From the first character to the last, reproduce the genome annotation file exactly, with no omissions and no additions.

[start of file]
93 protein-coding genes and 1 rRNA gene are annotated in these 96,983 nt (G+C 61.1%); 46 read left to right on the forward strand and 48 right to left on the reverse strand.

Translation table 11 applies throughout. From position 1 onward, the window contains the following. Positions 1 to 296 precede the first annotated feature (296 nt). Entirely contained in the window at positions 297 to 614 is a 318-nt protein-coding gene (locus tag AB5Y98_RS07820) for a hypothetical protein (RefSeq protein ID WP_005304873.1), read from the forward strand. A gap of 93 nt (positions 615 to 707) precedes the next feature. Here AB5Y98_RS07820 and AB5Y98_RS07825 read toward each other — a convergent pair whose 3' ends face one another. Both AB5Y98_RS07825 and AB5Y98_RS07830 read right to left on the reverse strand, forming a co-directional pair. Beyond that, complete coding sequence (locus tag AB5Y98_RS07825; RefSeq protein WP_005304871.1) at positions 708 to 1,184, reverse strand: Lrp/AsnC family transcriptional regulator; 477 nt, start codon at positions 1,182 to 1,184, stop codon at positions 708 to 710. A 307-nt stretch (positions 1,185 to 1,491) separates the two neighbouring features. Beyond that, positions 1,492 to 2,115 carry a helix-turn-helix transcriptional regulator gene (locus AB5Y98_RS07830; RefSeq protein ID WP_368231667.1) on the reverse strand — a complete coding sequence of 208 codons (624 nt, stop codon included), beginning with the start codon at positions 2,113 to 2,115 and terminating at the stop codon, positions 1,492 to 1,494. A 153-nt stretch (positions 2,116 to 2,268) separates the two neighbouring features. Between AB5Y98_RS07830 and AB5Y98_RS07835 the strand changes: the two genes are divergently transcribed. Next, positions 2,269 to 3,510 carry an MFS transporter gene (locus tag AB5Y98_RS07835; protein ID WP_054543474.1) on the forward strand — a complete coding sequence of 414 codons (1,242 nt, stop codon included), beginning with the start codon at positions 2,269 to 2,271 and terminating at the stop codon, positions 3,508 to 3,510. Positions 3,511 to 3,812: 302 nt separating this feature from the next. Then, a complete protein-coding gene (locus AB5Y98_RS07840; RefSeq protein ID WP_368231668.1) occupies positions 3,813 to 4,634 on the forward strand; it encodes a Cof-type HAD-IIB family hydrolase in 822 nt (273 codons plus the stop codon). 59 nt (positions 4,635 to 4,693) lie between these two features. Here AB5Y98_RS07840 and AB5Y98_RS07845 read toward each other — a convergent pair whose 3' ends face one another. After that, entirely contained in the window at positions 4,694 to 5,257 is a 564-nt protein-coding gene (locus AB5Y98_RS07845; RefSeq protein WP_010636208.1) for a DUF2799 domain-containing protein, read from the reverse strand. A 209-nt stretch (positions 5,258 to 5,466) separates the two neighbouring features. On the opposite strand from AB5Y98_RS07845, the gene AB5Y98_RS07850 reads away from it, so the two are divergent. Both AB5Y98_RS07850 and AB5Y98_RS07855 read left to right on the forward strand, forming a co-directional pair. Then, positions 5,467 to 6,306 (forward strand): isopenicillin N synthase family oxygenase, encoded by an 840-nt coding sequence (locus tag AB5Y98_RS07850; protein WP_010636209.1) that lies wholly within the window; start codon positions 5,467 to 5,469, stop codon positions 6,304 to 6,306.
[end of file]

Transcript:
93 protein-coding genes and 1 rRNA gene are annotated in these 96,983 nt (G+C 61.1%); 46 read left to right on the forward strand and 48 right to left on the reverse strand.

Translation table 11 applies throughout. From position 1 onward, the window contains the following. Positions 1 to 296 precede the first annotated feature (296 nt). Entirely contained in the window at positions 297 to 614 is a 318-nt protein-coding gene (locus tag AB5Y98_RS07820) for a hypothetical protein (RefSeq protein ID WP_005304873.1), read from the forward strand. A gap of 93 nt (positions 615 to 707) precedes the next feature. Here AB5Y98_RS07820 and AB5Y98_RS07825 read toward each other — a convergent pair whose 3' ends face one another. Both AB5Y98_RS07825 and AB5Y98_RS07830 read right to left on the reverse strand, forming a co-directional pair. Beyond that, complete coding sequence (locus tag AB5Y98_RS07825; RefSeq protein WP_005304871.1) at positions 708 to 1,184, reverse strand: Lrp/AsnC family transcriptional regulator; 477 nt, start codon at positions 1,182 to 1,184, stop codon at positions 708 to 710. A 307-nt stretch (positions 1,185 to 1,491) separates the two neighbouring features. Beyond that, positions 1,492 to 2,115 carry a helix-turn-helix transcriptional regulator gene (locus AB5Y98_RS07830; RefSeq protein ID WP_368231667.1) on the reverse strand — a complete coding sequence of 208 codons (624 nt, stop codon included), beginning with the start codon at positions 2,113 to 2,115 and terminating at the stop codon, positions 1,492 to 1,494. A 153-nt stretch (positions 2,116 to 2,268) separates the two neighbouring features. Between AB5Y98_RS07830 and AB5Y98_RS07835 the strand changes: the two genes are divergently transcribed. Next, positions 2,269 to 3,510 carry an MFS transporter gene (locus tag AB5Y98_RS07835; protein ID WP_054543474.1) on the forward strand — a complete coding sequence of 414 codons (1,242 nt, stop codon included), beginning with the start codon at positions 2,269 to 2,271 and terminating at the stop codon, positions 3,508 to 3,510. Positions 3,511 to 3,812: 302 nt separating this feature from the next. Then, a complete protein-coding gene (locus AB5Y98_RS07840; RefSeq protein ID WP_368231668.1) occupies positions 3,813 to 4,634 on the forward strand; it encodes a Cof-type HAD-IIB family hydrolase in 822 nt (273 codons plus the stop codon). 59 nt (positions 4,635 to 4,693) lie between these two features. Here AB5Y98_RS07840 and AB5Y98_RS07845 read toward each other — a convergent pair whose 3' ends face one another. After that, entirely contained in the window at positions 4,694 to 5,257 is a 564-nt protein-coding gene (locus AB5Y98_RS07845; RefSeq protein WP_010636208.1) for a DUF2799 domain-containing protein, read from the reverse strand. A 209-nt stretch (positions 5,258 to 5,466) separates the two neighbouring features. On the opposite strand from AB5Y98_RS07845, the gene AB5Y98_RS07850 reads away from it, so the two are divergent. Both AB5Y98_RS07850 and AB5Y98_RS07855 read left to right on the forward strand, forming a co-directional pair. Then, positions 5,467 to 6,306 (forward strand): isopenicillin N synthase family oxygenase, encoded by an 840-nt coding sequence (locus tag AB5Y98_RS07850; protein WP_010636209.1) that lies wholly within the window; start codon positions 5,467 to 5,469, stop codon positions 6,304 to 6,306.